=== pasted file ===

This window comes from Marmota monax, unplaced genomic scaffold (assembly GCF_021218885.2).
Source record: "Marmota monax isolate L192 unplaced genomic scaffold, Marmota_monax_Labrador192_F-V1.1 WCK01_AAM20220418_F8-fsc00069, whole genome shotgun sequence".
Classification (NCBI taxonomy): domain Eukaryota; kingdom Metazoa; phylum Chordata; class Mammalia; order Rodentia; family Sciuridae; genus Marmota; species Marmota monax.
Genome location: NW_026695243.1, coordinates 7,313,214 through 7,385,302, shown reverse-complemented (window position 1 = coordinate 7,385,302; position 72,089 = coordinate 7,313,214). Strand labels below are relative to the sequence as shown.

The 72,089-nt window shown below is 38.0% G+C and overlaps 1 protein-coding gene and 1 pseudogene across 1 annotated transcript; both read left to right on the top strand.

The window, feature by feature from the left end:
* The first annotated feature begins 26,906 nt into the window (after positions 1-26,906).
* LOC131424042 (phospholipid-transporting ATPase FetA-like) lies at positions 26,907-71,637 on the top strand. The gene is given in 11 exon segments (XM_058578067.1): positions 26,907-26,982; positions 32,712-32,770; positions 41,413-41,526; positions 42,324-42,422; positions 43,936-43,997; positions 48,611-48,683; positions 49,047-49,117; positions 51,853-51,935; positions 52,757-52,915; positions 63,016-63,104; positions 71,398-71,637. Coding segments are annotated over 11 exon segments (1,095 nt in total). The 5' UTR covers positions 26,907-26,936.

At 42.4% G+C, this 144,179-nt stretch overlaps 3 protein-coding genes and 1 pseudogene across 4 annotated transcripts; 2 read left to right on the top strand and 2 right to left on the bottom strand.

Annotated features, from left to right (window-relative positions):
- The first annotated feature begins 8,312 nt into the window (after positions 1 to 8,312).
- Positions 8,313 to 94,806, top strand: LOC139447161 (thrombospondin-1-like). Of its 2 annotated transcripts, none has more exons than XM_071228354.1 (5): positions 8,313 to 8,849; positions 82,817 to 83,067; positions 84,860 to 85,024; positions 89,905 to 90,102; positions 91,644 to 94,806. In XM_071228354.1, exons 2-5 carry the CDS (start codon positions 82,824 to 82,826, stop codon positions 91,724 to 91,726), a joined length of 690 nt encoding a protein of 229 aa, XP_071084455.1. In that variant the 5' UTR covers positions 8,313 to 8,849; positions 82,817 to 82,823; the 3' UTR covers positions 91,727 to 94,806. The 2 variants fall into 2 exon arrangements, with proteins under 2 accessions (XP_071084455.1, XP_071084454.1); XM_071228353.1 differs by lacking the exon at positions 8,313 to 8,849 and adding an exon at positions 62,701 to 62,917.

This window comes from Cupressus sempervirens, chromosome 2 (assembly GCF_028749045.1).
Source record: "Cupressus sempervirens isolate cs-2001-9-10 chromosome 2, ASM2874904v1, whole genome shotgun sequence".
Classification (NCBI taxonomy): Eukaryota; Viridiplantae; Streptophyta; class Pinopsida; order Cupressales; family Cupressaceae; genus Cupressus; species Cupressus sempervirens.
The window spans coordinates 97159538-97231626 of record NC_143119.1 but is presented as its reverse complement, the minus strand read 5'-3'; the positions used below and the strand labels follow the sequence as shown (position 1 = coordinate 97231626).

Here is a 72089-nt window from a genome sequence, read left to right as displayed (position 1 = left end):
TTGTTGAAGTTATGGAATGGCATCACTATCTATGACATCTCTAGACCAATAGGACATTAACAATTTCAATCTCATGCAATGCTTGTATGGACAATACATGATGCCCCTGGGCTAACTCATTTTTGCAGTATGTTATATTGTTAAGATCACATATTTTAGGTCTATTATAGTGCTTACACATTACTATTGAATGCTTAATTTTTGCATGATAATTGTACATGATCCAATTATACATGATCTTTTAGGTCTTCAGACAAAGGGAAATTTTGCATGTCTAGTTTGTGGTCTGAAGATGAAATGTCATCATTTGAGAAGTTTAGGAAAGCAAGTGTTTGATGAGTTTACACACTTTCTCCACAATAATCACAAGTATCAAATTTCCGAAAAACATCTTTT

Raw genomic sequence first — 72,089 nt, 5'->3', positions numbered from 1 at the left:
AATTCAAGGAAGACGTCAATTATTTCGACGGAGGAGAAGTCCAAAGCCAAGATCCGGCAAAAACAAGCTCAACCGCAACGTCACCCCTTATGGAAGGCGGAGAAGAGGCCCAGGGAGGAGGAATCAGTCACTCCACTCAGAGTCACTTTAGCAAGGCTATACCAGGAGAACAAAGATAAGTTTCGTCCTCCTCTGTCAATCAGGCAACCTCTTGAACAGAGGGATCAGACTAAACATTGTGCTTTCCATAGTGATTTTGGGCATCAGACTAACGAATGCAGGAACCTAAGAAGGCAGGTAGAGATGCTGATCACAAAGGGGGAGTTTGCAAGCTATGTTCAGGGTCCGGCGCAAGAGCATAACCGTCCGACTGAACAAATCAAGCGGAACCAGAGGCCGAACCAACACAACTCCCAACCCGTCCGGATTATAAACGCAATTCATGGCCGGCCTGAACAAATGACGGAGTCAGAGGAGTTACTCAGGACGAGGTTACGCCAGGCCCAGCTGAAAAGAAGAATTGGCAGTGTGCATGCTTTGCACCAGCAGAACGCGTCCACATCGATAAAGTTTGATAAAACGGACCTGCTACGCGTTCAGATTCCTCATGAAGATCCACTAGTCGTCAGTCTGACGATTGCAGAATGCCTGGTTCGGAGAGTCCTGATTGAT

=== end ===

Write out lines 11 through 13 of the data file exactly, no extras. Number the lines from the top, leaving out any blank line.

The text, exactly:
- The first annotated feature begins 8,312 nt into the window (after positions 1 to 8,312).
- Positions 8,313 to 94,806, top strand: LOC139447161 (thrombospondin-1-like). Of its 2 annotated transcripts, none has more exons than XM_071228354.1 (5): positions 8,313 to 8,849; positions 82,817 to 83,067; positions 84,860 to 85,024; positions 89,905 to 90,102; positions 91,644 to 94,806. In XM_071228354.1, exons 2-5 carry the CDS (start codon positions 82,824 to 82,826, stop codon positions 91,724 to 91,726), a joined length of 690 nt encoding a protein of 229 aa, XP_071084455.1. In that variant the 5' UTR covers positions 8,313 to 8,849; positions 82,817 to 82,823; the 3' UTR covers positions 91,727 to 94,806. The 2 variants fall into 2 exon arrangements, with proteins under 2 accessions (XP_071084455.1, XP_071084454.1); XM_071228353.1 differs by lacking the exon at positions 8,313 to 8,849 and adding an exon at positions 62,701 to 62,917.

This window comes from Cupressus sempervirens, chromosome 2 (assembly GCF_028749045.1).